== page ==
DEEP Impact: How ICT can improve teacher education
scale of the demand and need for primary school teachers far outstrips existing
In pursuing the Millenium Development
Goal of universal basic education, the countries of sub-Saharan Africa face
particular challenges: over 40 million children of primary school age are
without school experience and the numbers are growing.
Education Enhancement Project (DEEP), part-funded by DFID, is an applied
research project exploring the ways in which information and communications
technology (ICT) can improve access to, and the quality of, teacher education in
the global south.
What is DEEP all about?
Open University research project in the Eastern Cape, South Africa and Egypt is
exploring what actually happens at classroom level when ICTs are
It's looking at the ways in which ICT can improve teaching and learning
through research on how ICTs change the way teachers teach and how pupils
respond to ICT-enhanced teaching.
In the Eastern Cape, poverty is severe in rural locations. The project
teachers work in schools representative of the region as a whole; half have no
telephone, one third no electricity and the majority have few if any resources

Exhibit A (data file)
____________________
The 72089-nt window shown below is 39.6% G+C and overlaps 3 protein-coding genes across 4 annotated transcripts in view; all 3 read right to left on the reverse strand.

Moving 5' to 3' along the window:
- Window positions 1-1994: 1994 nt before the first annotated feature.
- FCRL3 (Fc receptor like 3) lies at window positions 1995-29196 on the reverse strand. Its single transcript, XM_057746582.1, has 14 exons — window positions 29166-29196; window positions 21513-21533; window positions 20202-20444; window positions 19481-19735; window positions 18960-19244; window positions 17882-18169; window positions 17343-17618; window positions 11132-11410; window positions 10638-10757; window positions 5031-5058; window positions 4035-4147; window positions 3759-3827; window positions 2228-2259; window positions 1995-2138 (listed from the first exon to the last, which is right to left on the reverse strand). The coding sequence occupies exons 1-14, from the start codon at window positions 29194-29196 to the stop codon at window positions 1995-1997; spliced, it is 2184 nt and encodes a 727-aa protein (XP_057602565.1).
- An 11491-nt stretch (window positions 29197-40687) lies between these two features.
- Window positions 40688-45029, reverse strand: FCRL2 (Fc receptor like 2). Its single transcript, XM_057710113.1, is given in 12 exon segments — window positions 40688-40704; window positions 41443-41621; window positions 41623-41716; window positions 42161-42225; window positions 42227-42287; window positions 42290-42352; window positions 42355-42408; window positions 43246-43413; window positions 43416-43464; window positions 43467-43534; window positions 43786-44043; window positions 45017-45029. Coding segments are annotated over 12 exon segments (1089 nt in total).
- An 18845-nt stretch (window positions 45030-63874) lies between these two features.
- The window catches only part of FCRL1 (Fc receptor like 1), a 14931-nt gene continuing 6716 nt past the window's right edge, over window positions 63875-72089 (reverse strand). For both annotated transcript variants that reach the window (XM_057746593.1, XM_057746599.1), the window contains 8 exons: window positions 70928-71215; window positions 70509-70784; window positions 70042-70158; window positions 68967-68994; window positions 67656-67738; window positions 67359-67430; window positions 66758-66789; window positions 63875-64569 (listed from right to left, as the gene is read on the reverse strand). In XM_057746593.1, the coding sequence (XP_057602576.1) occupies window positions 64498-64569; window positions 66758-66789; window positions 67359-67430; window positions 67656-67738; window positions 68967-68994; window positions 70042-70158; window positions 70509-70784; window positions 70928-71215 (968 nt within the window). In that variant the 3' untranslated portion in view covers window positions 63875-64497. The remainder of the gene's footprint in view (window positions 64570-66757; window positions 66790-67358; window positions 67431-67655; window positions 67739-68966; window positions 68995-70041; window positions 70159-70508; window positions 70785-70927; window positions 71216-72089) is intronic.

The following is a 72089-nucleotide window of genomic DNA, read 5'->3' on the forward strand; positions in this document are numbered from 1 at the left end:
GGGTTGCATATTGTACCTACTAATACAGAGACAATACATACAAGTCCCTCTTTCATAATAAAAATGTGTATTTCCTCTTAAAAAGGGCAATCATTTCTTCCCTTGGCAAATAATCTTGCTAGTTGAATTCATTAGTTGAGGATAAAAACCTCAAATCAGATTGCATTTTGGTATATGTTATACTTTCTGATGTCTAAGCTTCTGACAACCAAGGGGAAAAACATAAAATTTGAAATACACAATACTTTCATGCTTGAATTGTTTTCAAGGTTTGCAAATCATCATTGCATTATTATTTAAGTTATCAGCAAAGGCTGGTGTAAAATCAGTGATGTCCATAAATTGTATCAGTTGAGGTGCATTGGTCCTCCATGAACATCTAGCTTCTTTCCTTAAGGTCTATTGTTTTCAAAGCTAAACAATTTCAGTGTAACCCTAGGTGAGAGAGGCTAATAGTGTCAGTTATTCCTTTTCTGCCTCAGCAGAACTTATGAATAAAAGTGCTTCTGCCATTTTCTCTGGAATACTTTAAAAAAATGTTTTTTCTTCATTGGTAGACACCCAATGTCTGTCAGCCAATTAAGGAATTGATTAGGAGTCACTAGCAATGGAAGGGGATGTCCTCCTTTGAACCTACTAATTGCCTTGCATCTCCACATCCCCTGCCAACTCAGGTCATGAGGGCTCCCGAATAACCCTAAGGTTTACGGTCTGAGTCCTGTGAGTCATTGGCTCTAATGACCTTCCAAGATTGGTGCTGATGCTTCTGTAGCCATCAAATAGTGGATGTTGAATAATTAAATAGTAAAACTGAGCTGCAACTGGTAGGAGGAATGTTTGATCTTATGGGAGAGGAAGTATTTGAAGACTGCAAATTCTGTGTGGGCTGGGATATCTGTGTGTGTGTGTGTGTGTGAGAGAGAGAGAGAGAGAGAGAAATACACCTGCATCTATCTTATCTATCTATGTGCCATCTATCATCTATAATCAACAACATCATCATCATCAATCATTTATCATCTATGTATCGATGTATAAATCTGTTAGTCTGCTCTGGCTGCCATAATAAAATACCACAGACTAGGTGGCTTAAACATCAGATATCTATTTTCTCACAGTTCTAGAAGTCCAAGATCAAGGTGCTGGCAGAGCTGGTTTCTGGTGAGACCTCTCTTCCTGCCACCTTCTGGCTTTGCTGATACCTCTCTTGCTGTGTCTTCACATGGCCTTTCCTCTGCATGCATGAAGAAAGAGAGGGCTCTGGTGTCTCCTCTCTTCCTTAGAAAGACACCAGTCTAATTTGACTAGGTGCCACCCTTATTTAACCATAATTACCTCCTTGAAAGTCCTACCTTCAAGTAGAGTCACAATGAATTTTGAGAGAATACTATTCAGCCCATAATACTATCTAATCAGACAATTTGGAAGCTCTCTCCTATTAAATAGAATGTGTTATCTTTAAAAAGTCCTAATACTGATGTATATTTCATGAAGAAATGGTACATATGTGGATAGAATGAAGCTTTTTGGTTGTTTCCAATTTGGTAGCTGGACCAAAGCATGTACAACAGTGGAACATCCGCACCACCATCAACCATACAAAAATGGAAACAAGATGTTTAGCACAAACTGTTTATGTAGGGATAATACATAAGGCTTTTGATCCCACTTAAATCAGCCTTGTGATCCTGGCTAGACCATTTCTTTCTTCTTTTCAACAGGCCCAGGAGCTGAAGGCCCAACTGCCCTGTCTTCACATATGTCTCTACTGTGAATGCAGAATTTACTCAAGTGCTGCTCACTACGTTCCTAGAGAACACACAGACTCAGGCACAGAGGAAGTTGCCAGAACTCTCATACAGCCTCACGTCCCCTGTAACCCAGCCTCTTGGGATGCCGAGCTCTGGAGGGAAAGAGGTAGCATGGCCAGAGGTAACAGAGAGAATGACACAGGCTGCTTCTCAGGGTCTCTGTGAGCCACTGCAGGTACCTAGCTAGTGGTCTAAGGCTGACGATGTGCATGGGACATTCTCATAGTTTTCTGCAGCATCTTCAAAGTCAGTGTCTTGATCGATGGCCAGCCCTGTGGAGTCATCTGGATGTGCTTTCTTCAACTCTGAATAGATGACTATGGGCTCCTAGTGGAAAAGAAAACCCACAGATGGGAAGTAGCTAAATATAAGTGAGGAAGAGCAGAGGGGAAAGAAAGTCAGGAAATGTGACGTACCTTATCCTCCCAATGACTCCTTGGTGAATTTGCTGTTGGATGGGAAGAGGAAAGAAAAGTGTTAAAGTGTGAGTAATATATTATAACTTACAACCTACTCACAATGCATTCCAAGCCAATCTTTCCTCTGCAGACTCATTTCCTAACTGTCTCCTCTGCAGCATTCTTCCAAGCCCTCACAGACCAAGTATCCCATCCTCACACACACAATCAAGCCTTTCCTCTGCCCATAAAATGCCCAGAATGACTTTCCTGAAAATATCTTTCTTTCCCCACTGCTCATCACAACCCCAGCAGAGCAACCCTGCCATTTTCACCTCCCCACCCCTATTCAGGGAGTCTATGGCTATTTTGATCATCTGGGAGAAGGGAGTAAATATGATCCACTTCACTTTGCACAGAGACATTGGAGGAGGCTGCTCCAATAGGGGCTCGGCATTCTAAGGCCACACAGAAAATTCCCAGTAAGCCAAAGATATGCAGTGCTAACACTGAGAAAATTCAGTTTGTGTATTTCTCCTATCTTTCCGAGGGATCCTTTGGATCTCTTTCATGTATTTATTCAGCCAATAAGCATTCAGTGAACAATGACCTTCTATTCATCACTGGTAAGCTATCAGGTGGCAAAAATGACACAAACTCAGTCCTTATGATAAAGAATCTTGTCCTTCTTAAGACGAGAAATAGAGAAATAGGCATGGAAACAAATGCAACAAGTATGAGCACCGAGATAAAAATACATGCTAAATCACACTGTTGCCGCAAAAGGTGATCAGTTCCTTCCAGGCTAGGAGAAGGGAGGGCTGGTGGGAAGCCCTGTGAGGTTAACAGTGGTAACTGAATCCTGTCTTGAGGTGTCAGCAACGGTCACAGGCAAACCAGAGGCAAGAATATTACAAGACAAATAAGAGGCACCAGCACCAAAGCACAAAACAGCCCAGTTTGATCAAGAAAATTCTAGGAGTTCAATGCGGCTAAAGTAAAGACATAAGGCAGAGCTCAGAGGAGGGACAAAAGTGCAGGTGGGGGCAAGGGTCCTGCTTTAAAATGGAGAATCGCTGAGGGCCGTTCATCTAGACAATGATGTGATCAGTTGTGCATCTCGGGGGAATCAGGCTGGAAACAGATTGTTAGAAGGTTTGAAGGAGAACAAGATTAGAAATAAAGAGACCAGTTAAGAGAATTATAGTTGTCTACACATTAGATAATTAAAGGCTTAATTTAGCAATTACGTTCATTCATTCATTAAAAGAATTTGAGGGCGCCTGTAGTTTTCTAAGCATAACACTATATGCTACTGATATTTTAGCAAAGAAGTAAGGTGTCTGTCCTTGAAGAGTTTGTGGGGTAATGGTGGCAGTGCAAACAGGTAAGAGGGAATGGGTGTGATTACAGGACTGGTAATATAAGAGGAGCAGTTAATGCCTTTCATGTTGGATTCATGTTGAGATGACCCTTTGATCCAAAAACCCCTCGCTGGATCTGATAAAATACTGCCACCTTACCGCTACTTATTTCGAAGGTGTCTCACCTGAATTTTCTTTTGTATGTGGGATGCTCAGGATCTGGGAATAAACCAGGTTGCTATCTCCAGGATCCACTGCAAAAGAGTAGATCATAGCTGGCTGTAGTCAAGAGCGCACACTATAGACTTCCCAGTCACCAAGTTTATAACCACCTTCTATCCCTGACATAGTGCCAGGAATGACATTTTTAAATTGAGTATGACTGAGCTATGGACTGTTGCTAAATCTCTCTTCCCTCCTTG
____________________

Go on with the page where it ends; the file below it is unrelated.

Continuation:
and certainly no ICT provision.
Most of the Eastern Cape teachers had never used an ICT before and many were
working in communities with no conception of what a computer might be. Most of
the teachers in the project are women and fall into the 35 - 45 age group.
DEEP highlights the potential of ICTs for transforming teacher development
and learning, as well as providing school-based professional support, in poor
areas with limited resources.
The project shows that the impact of using ICTs extends further than pupil
achievement and enhanced classroom practice. Confidently using ICTs also
benefits a teacher's professional identity and standing in the community. Other
- Project teachers quickly developed confidence in using computers for a
range of purposes
- ICT use extended teacher's professional knowledge by extending subject
knowledge and by enabling more efficient planning and preparation for
- Enabling new forms of teaching and learning: all teachers introduced ICT
into planned lessons with their classes
- Students showed improved learning and high levels of motivation in using
ICTs. The confidence and positive engagement of girls was particularly
striking. Improvements in literacy and science learning were reported by
teachers, school principals and parents for both boys and girls
- Teacher to teacher co-operation: Working together and sharing laptops can
result in effective peer support, create more enthusiasm and ensure high
levels of equipment usage
- DFID gave £50,000 to this project between 2001 and 2004.
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